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US Senate Pushes $32 Billion AI Investment

Us Ai

Four senators from both parties, headed by US Senate Majority Leader Chuck Schumer, are advising Congress to invest at least $32 billion over the next three years in the development of artificial intelligence (AI) and the creation of security measures around it.

The blueprint represents yet another attempt by the US government to control and advance artificial intelligence development. Six days ago, US lawmakers announced a bipartisan plan to support President Joe Biden’s administration by enforcing export restrictions on the best AI models developed domestically.

The bipartisan working group concluded, following months of meetings with industry experts and AI detractors, that AI investments are crucial to maintaining American competitiveness with its foreign competitors and enhancing the quality of life for Americans by enabling technology that may be able to treat certain cancers and chronic diseases.

Although it is not a formal bill or policy proposal, the roadmap lays the groundwork for future artificial intelligence legislation by offering a peek at the size and extent of what legislators and other pertinent parties see.

Enforcing “existing laws for AI,” the senators’ proposal also includes filling in any gaps or unintentional harmful bias, giving standards for testing to comprehend possible AI risks top priority, and creating use case-specific requirements for AI transparency and explainability.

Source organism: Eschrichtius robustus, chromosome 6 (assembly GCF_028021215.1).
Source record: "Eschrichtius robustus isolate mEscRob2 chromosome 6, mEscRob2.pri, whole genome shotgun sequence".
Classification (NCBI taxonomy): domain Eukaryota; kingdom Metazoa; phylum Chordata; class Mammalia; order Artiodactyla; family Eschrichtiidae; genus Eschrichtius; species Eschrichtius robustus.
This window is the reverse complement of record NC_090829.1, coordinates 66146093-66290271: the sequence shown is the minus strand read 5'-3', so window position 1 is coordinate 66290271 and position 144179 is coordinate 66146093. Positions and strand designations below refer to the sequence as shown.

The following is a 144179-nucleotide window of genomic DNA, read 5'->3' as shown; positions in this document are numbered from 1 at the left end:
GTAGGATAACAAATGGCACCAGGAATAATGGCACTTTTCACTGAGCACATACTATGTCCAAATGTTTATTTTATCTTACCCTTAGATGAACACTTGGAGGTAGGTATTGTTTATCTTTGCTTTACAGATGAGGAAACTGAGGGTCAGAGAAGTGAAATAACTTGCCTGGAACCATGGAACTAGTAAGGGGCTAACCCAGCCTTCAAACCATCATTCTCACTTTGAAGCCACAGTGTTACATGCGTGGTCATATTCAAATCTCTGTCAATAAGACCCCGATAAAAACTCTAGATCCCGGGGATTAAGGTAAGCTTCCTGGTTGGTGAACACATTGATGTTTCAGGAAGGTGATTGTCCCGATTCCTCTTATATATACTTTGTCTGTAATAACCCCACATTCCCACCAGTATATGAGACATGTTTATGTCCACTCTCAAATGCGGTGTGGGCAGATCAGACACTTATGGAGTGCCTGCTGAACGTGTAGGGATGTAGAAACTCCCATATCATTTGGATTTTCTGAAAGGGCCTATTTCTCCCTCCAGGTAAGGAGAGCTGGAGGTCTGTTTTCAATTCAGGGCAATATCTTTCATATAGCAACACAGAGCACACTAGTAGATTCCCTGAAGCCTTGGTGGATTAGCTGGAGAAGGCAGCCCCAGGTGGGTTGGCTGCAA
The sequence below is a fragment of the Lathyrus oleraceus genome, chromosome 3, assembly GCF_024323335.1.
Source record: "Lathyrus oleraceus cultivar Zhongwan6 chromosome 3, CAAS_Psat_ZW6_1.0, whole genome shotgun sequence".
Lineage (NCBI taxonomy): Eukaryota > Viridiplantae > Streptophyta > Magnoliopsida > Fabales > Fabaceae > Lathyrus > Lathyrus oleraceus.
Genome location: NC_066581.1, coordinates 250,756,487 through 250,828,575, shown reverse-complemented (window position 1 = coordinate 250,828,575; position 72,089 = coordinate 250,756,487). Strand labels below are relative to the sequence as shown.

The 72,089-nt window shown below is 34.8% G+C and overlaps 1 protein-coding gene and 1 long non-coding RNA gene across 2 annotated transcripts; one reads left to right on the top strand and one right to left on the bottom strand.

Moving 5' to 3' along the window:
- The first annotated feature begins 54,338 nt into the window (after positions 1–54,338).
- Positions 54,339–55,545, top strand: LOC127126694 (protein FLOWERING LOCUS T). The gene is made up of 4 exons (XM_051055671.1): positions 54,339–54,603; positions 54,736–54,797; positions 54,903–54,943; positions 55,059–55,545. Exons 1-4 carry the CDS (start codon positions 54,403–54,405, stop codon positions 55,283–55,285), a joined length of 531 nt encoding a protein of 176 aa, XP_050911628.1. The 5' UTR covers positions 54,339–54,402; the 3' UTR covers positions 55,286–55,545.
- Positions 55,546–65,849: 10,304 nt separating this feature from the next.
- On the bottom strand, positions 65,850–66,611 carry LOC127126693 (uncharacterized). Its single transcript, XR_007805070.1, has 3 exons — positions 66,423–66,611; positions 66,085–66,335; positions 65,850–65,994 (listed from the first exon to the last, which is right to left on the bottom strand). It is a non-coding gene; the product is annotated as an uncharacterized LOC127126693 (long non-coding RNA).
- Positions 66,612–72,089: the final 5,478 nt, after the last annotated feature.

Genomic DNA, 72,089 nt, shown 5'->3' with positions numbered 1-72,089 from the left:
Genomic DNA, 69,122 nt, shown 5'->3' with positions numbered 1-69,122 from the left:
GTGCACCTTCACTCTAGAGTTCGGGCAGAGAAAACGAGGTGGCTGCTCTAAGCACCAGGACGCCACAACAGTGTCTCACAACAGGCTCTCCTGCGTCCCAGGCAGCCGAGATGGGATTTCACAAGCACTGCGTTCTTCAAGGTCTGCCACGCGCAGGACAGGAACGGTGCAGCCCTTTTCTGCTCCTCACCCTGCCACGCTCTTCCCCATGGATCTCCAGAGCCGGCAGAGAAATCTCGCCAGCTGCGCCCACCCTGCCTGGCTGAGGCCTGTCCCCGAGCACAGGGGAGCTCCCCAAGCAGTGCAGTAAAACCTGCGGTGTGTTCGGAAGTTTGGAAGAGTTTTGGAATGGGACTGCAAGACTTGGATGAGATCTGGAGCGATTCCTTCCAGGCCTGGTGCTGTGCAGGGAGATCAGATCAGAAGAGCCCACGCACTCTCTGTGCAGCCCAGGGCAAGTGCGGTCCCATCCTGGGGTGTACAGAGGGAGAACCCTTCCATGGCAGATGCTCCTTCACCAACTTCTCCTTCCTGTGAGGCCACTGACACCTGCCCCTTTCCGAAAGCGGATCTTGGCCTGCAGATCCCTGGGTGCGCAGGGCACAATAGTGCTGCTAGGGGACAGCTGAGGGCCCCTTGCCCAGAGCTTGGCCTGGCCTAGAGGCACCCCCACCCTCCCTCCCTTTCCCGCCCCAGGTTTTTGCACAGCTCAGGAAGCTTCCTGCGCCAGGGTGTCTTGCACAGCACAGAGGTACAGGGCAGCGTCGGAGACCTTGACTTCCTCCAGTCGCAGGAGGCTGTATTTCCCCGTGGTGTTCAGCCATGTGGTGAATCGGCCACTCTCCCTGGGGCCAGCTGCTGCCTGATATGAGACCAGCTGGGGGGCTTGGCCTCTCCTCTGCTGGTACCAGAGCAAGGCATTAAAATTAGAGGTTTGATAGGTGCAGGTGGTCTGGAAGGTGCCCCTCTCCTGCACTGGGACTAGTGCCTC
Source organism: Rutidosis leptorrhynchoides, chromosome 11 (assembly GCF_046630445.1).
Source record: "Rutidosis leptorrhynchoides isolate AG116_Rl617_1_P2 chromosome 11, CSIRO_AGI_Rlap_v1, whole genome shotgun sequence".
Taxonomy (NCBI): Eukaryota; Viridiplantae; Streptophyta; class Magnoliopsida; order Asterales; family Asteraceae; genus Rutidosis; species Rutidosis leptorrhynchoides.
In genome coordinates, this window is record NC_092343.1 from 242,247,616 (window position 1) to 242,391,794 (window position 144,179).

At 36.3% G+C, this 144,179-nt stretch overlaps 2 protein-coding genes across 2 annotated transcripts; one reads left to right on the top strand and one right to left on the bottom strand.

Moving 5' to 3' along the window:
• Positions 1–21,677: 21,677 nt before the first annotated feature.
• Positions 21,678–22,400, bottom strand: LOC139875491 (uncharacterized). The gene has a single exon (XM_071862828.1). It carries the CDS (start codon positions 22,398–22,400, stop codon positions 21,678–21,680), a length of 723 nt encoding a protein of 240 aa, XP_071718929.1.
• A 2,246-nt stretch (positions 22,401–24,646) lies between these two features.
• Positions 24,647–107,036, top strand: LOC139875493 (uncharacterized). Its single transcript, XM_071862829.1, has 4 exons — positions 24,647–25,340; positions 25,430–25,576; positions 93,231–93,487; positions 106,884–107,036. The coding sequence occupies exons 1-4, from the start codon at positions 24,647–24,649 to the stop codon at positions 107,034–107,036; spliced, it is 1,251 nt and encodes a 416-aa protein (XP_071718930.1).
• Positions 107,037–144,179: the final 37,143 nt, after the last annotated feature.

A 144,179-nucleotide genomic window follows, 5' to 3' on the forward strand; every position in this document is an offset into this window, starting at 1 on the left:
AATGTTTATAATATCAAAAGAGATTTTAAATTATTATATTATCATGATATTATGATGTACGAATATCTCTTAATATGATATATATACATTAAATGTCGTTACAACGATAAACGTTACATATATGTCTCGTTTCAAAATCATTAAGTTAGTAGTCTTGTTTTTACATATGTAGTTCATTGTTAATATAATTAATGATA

In addition, the group suggested new standards for openness as AI technologies are released and research into how AI can affect employment and the American workforce.

Related: OpenAI Unveils ChatGPT’s Human-like Upgrade: GPT-4o Model

The AI Working Group is not the first to try to control the quick advancement of general artificial intelligence development and adoption as well as generative AI (genAI). To develop safety standards for artificial intelligence systems, the National Institute of Standards and Technology established the AI Safety Institute Consortium in February, bringing together more than 200 businesses.

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Experts say the United States is falling behind a number of other nations, chief among them the European Union, which has led the way in regulating artificial intelligence. Pressure to catch up was applied to the United Nations in March when the EU passed a comprehensive new regulation controlling artificial intelligence across all 27 member nations.

The legislation established protections for general-purpose artificial intelligence, restricted the use of biometric identification systems by law enforcement, outlawed online social scoring, AI manipulation, or user vulnerability exploitation, and allowed users to file complaints and receive “meaningful explanations” from artificial intelligence providers.

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